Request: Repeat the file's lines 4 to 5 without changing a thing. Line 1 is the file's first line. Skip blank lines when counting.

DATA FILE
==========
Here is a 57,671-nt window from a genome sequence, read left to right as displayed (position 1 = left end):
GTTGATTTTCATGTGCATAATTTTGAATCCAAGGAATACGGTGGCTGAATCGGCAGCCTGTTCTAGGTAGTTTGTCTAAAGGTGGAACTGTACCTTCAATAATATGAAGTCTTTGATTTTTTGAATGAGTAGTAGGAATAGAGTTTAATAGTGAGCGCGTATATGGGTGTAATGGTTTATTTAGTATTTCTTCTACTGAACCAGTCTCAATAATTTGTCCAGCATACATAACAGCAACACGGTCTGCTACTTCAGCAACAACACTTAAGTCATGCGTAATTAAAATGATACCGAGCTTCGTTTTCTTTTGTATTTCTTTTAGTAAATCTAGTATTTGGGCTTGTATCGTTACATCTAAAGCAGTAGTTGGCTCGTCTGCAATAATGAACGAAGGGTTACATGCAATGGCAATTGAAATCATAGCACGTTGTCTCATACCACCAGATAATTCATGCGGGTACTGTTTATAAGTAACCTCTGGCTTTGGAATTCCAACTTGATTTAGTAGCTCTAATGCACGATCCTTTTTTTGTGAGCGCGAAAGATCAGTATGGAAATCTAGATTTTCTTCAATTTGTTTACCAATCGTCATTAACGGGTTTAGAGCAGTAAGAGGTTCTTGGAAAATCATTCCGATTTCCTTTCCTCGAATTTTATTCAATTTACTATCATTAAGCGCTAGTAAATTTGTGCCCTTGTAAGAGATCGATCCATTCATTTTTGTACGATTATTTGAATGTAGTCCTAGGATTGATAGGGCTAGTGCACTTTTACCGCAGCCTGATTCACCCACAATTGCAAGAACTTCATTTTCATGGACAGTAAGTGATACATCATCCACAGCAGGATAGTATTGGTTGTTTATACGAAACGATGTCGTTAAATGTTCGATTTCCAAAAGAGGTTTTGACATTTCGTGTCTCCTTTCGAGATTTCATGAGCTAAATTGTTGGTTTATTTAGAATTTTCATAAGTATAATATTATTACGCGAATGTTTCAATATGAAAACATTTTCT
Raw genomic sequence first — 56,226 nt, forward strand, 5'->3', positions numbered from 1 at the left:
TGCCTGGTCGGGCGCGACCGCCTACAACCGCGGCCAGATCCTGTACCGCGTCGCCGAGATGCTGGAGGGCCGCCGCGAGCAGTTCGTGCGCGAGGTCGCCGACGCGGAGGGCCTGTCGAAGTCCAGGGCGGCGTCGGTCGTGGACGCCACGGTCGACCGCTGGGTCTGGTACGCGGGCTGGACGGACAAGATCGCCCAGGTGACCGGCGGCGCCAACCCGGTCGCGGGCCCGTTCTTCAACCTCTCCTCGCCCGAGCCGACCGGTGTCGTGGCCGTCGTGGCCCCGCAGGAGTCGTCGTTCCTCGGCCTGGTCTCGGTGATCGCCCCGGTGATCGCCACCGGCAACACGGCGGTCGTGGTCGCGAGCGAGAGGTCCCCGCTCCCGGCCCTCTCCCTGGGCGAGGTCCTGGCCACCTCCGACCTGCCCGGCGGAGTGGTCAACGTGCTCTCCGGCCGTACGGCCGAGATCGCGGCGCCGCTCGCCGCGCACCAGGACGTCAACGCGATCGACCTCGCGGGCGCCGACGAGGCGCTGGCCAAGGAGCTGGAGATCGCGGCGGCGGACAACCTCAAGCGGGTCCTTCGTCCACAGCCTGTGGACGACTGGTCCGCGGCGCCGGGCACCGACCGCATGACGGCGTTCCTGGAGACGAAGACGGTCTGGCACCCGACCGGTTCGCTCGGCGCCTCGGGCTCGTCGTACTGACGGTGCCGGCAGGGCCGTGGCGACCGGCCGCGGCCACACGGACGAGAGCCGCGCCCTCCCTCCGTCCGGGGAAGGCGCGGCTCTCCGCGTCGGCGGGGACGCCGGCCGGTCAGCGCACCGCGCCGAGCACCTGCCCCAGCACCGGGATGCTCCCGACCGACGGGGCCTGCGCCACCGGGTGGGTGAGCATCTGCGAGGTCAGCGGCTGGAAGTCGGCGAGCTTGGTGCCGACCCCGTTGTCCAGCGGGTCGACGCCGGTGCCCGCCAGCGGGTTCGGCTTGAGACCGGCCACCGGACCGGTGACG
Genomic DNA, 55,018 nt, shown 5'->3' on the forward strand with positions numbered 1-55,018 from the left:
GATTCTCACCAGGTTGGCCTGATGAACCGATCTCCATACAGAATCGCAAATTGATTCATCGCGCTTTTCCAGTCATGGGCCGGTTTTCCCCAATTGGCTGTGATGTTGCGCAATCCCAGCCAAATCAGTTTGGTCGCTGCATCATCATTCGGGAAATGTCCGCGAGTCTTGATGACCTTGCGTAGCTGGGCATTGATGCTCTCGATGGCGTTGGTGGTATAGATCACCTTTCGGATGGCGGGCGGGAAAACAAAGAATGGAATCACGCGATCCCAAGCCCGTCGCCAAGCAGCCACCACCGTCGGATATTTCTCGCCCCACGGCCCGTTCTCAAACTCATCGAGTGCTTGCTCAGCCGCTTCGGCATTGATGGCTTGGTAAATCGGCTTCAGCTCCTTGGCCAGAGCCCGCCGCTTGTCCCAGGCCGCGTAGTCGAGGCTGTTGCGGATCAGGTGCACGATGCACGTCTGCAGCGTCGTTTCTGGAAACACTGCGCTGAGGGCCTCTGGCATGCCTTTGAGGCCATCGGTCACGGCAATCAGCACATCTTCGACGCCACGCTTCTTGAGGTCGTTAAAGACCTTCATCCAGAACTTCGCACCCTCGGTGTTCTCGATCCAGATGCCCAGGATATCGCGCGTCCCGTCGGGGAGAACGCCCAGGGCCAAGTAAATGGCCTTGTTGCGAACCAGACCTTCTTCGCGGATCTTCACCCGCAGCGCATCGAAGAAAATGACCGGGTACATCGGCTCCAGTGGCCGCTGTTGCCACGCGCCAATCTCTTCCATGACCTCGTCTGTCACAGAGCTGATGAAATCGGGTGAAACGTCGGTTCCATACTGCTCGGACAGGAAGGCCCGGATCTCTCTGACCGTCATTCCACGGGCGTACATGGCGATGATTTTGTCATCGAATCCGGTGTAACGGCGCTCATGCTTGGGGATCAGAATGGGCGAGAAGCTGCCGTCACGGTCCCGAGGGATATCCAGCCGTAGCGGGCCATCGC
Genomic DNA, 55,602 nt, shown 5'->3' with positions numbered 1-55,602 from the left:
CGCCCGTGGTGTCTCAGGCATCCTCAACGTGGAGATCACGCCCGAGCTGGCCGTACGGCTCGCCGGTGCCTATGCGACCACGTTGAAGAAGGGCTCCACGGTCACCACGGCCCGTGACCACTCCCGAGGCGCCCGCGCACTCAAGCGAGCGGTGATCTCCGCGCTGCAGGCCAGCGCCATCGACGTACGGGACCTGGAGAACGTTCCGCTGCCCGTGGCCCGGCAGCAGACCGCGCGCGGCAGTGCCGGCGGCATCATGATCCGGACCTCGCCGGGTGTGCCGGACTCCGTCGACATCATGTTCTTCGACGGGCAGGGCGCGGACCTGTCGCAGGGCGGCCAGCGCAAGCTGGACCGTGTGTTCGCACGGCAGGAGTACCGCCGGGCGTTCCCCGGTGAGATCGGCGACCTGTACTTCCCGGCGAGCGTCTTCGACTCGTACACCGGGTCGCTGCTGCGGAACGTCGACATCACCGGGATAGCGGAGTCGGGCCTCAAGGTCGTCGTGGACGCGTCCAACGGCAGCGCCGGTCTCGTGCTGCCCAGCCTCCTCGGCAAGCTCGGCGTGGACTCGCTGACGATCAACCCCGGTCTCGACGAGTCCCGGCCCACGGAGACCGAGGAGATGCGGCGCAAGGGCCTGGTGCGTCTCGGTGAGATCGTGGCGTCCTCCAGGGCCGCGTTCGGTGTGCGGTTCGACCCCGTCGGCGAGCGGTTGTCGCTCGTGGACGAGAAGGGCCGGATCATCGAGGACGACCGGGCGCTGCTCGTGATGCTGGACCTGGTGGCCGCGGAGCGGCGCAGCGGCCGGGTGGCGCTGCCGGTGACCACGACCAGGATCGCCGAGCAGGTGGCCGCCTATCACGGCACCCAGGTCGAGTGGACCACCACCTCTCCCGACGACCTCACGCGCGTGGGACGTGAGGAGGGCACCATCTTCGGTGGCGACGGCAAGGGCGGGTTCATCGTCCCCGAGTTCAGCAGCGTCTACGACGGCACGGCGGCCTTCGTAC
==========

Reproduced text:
TGCCTGGTCGGGCGCGACCGCCTACAACCGCGGCCAGATCCTGTACCGCGTCGCCGAGATGCTGGAGGGCCGCCGCGAGCAGTTCGTGCGCGAGGTCGCCGACGCGGAGGGCCTGTCGAAGTCCAGGGCGGCGTCGGTCGTGGACGCCACGGTCGACCGCTGGGTCTGGTACGCGGGCTGGACGGACAAGATCGCCCAGGTGACCGGCGGCGCCAACCCGGTCGCGGGCCCGTTCTTCAACCTCTCCTCGCCCGAGCCGACCGGTGTCGTGGCCGTCGTGGCCCCGCAGGAGTCGTCGTTCCTCGGCCTGGTCTCGGTGATCGCCCCGGTGATCGCCACCGGCAACACGGCGGTCGTGGTCGCGAGCGAGAGGTCCCCGCTCCCGGCCCTCTCCCTGGGCGAGGTCCTGGCCACCTCCGACCTGCCCGGCGGAGTGGTCAACGTGCTCTCCGGCCGTACGGCCGAGATCGCGGCGCCGCTCGCCGCGCACCAGGACGTCAACGCGATCGACCTCGCGGGCGCCGACGAGGCGCTGGCCAAGGAGCTGGAGATCGCGGCGGCGGACAACCTCAAGCGGGTCCTTCGTCCACAGCCTGTGGACGACTGGTCCGCGGCGCCGGGCACCGACCGCATGACGGCGTTCCTGGAGACGAAGACGGTCTGGCACCCGACCGGTTCGCTCGGCGCCTCGGGCTCGTCGTACTGACGGTGCCGGCAGGGCCGTGGCGACCGGCCGCGGCCACACGGACGAGAGCCGCGCCCTCCCTCCGTCCGGGGAAGGCGCGGCTCTCCGCGTCGGCGGGGACGCCGGCCGGTCAGCGCACCGCGCCGAGCACCTGCCCCAGCACCGGGATGCTCCCGACCGACGGGGCCTGCGCCACCGGGTGGGTGAGCATCTGCGAGGTCAGCGGCTGGAAGTCGGCGAGCTTGGTGCCGACCCCGTTGTCCAGCGGGTCGACGCCGGTGCCCGCCAGCGGGTTCGGCTTGAGACCGGCCACCGGACCGGTGACG
Genomic DNA, 55,018 nt, shown 5'->3' on the forward strand with positions numbered 1-55,018 from the left: